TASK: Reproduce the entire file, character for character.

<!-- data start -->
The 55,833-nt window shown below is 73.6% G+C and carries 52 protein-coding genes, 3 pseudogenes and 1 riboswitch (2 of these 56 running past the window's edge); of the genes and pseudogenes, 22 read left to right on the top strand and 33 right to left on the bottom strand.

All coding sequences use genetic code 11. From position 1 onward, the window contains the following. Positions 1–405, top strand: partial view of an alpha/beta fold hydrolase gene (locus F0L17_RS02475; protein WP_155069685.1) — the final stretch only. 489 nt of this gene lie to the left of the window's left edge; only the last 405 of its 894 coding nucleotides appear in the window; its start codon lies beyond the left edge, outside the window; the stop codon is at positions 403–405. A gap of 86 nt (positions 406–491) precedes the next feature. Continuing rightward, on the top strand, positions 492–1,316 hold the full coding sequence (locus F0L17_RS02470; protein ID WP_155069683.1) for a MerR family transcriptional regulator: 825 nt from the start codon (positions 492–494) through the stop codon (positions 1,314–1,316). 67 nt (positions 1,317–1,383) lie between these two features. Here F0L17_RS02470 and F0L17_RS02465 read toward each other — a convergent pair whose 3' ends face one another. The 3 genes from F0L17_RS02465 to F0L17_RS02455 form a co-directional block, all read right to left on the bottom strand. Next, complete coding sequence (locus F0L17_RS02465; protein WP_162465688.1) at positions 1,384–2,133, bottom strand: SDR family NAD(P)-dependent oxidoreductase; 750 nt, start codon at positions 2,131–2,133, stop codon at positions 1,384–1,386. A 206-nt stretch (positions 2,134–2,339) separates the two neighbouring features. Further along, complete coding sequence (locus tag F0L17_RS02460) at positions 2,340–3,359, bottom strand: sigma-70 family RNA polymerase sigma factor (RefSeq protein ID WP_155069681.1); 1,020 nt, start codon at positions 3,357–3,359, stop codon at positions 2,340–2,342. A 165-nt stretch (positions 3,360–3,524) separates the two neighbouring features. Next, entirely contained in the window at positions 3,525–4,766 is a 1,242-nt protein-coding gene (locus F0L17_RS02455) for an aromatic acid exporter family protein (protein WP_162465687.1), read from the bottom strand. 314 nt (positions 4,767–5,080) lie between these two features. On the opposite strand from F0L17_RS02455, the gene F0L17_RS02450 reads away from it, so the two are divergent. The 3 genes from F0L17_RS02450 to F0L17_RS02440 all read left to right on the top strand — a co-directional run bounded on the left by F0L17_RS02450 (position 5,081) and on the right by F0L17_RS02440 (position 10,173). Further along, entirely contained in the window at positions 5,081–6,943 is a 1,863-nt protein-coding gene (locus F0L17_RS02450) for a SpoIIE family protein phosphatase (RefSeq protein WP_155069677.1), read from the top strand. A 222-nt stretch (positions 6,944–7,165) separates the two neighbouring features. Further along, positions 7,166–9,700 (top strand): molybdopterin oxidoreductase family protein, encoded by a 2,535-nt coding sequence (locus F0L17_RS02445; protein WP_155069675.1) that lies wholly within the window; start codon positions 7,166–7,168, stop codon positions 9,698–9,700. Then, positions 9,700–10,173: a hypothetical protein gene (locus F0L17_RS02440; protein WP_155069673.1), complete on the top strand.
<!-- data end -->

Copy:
The 55,833-nt window shown below is 73.6% G+C and carries 52 protein-coding genes, 3 pseudogenes and 1 riboswitch (2 of these 56 running past the window's edge); of the genes and pseudogenes, 22 read left to right on the top strand and 33 right to left on the bottom strand.

All coding sequences use genetic code 11. From position 1 onward, the window contains the following. Positions 1–405, top strand: partial view of an alpha/beta fold hydrolase gene (locus F0L17_RS02475; protein WP_155069685.1) — the final stretch only. 489 nt of this gene lie to the left of the window's left edge; only the last 405 of its 894 coding nucleotides appear in the window; its start codon lies beyond the left edge, outside the window; the stop codon is at positions 403–405. A gap of 86 nt (positions 406–491) precedes the next feature. Continuing rightward, on the top strand, positions 492–1,316 hold the full coding sequence (locus F0L17_RS02470; protein ID WP_155069683.1) for a MerR family transcriptional regulator: 825 nt from the start codon (positions 492–494) through the stop codon (positions 1,314–1,316). 67 nt (positions 1,317–1,383) lie between these two features. Here F0L17_RS02470 and F0L17_RS02465 read toward each other — a convergent pair whose 3' ends face one another. The 3 genes from F0L17_RS02465 to F0L17_RS02455 form a co-directional block, all read right to left on the bottom strand. Next, complete coding sequence (locus F0L17_RS02465; protein WP_162465688.1) at positions 1,384–2,133, bottom strand: SDR family NAD(P)-dependent oxidoreductase; 750 nt, start codon at positions 2,131–2,133, stop codon at positions 1,384–1,386. A 206-nt stretch (positions 2,134–2,339) separates the two neighbouring features. Further along, complete coding sequence (locus tag F0L17_RS02460) at positions 2,340–3,359, bottom strand: sigma-70 family RNA polymerase sigma factor (RefSeq protein ID WP_155069681.1); 1,020 nt, start codon at positions 3,357–3,359, stop codon at positions 2,340–2,342. A 165-nt stretch (positions 3,360–3,524) separates the two neighbouring features. Next, entirely contained in the window at positions 3,525–4,766 is a 1,242-nt protein-coding gene (locus F0L17_RS02455) for an aromatic acid exporter family protein (protein WP_162465687.1), read from the bottom strand. 314 nt (positions 4,767–5,080) lie between these two features. On the opposite strand from F0L17_RS02455, the gene F0L17_RS02450 reads away from it, so the two are divergent. The 3 genes from F0L17_RS02450 to F0L17_RS02440 all read left to right on the top strand — a co-directional run bounded on the left by F0L17_RS02450 (position 5,081) and on the right by F0L17_RS02440 (position 10,173). Further along, entirely contained in the window at positions 5,081–6,943 is a 1,863-nt protein-coding gene (locus F0L17_RS02450) for a SpoIIE family protein phosphatase (RefSeq protein WP_155069677.1), read from the top strand. A 222-nt stretch (positions 6,944–7,165) separates the two neighbouring features. Further along, positions 7,166–9,700 (top strand): molybdopterin oxidoreductase family protein, encoded by a 2,535-nt coding sequence (locus F0L17_RS02445; protein WP_155069675.1) that lies wholly within the window; start codon positions 7,166–7,168, stop codon positions 9,698–9,700. Then, positions 9,700–10,173: a hypothetical protein gene (locus F0L17_RS02440; protein WP_155069673.1), complete on the top strand.